Winnipeg Free Press - ONLINE EDITION
The HST debate in Manitoba has subsided for the moment with Premier Greg Selinger (sorry – still not used to that one) and Finance Minister Rosann Wowchuk (nope, not used to that one yet either) ruling it out. Well at least for now.
But the harmonized sales tax is still bubbling fairly loudly on Parliament Hill and I’d wager a bet, it’s one of the more top-of-mind issues in B.C. and Ontario right now. At Queen’s Park in Toronto, two Conservative MPs refused to leave the chamber for two days in protest of the lack of consultation they say was associated with the new tax.
The Ottawa Citizen has been running a special series on the topic the last few days, explaining it’s impetus, it’s impact and the political ramifications.
One thing stood out to me.
A poll found 74 per cent of Ontarians and British Columbians are against the idea of an HST. They see it as a cash grab. Yet economists on both sides of the political spectrum believe it is a good thing. An analysis by University of Calgary economist Jack Mintz is highly touted by Premier Dalton McGuinty as it suggests the HST will help create 591,000 jobs over the next decade and help push annual incomes up 8.8 per cent.
The downside of it is that while businesses pay less, consumers will pay more. And although income tax cuts and one-time cash offset payments from the government are being offered, consumers are still going to feel a pinch.
It brings me to an interesting plight of politics. Sometimes the right thing to do is not the popular thing to do. Businesses don’t vote. People do. There will be some business owners who are thrilled with this, but the vast majority of voters aren’t business owners. They’re people who will suddenly find it is costing eight per cent more to keep your house warm in the winter, fill the car with gasoline or get a haircut.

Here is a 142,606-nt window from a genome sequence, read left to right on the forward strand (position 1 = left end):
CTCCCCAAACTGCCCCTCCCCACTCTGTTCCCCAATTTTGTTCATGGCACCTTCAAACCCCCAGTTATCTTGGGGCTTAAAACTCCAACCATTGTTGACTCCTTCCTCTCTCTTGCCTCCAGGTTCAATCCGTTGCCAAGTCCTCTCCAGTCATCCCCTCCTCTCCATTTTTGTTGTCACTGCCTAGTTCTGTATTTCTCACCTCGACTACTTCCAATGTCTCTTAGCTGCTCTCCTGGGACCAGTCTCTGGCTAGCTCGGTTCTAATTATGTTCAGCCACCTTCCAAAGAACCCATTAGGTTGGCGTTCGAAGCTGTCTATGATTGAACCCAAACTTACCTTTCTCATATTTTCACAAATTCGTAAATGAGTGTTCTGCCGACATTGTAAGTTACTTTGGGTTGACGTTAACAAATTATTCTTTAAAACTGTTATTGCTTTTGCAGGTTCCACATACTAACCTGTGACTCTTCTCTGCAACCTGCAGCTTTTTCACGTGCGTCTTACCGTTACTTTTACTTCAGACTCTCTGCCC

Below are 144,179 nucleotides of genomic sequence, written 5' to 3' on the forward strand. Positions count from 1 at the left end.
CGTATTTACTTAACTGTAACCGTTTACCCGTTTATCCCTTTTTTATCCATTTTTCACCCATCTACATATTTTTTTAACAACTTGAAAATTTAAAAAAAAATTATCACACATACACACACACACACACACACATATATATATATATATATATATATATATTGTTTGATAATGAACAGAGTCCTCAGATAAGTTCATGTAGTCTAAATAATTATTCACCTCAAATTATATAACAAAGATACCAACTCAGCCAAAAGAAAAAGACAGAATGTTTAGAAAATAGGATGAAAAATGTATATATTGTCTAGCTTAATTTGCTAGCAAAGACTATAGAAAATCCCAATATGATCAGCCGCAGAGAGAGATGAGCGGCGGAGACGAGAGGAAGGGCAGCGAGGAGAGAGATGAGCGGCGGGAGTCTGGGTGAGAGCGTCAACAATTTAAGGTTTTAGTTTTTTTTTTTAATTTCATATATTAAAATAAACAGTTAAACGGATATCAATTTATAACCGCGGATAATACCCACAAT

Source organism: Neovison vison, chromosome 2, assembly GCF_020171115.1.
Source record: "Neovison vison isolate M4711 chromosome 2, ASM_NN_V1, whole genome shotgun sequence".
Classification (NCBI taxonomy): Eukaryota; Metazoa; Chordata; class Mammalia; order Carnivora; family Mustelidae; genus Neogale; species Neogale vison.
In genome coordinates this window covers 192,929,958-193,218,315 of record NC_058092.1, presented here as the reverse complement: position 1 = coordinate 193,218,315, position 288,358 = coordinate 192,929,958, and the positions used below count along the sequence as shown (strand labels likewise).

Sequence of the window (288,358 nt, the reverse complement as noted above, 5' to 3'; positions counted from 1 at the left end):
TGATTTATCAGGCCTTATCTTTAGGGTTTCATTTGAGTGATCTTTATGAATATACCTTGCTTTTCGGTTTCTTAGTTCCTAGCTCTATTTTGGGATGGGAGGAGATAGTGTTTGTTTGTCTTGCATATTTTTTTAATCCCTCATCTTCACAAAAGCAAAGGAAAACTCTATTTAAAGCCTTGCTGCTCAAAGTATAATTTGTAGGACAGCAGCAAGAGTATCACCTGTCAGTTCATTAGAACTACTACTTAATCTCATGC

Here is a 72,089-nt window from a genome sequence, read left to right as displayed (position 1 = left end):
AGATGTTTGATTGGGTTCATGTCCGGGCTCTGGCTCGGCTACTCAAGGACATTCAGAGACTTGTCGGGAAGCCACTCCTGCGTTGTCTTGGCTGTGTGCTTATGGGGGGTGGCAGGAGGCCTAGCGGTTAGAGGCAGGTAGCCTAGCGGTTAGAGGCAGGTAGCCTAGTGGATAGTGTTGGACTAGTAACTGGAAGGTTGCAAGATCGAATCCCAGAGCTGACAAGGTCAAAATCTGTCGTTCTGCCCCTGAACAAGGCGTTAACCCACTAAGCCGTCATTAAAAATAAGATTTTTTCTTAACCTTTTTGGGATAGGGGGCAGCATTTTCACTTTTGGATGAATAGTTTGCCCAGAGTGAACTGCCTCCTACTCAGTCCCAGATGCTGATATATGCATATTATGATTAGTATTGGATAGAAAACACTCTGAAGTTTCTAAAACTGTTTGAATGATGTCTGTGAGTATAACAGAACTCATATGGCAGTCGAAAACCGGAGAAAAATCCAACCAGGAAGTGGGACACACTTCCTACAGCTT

It obviously remains to be seen whether Ontario and B.C. consumers will cut back on their spending because of the HST next year, or whether it truly will deliver the promised economic rewards.
I will say this.
It is a bold move.
This day and age that is a rare phenomenon.
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About Mia Rabson
Mia Rabson is a born and bred Winnipegger whose interest in politics seemed clear when she dressed up as Prime Minister Brian Mulroney for Halloween in the 7th grade.
Her interest in writing was no surprise to her parents, who learned early in Mia’s life that no piece of blank paper — or wall, for that matter — was safe in her hands.
She holds an honours BA in English from Queen’s University, a master’s degree in journalism from the University of Western Ontario, and has completed a political journalism fellowship in Washington, D.C. with the Washington Centre for Politics and Journalism.
Prior to working for the Winnipeg Free Press, Mia briefly worked for the Detroit News in the paper’s Washington bureau.
Mia joined the Free Press team in February 2001, and in April 2001 was appointed to the Manitoba legislature bureau. In December 2004, she was appointed bureau chief at the legislature. She became the newspaper’s parliamentary bureau chief/national reporter in Ottawa in January 2008.
In 2008 she was nominated for a Michener Award with a team of reporters from the Free Press for its coverage of the province’s child welfare system.
She counts reliving the invasion at Dieppe, France, with veterans of the failed Second World War expedition and overcoming her fear of heights to touch the Golden Boy statue atop the Legislative Building among her favourite experiences as a reporter.
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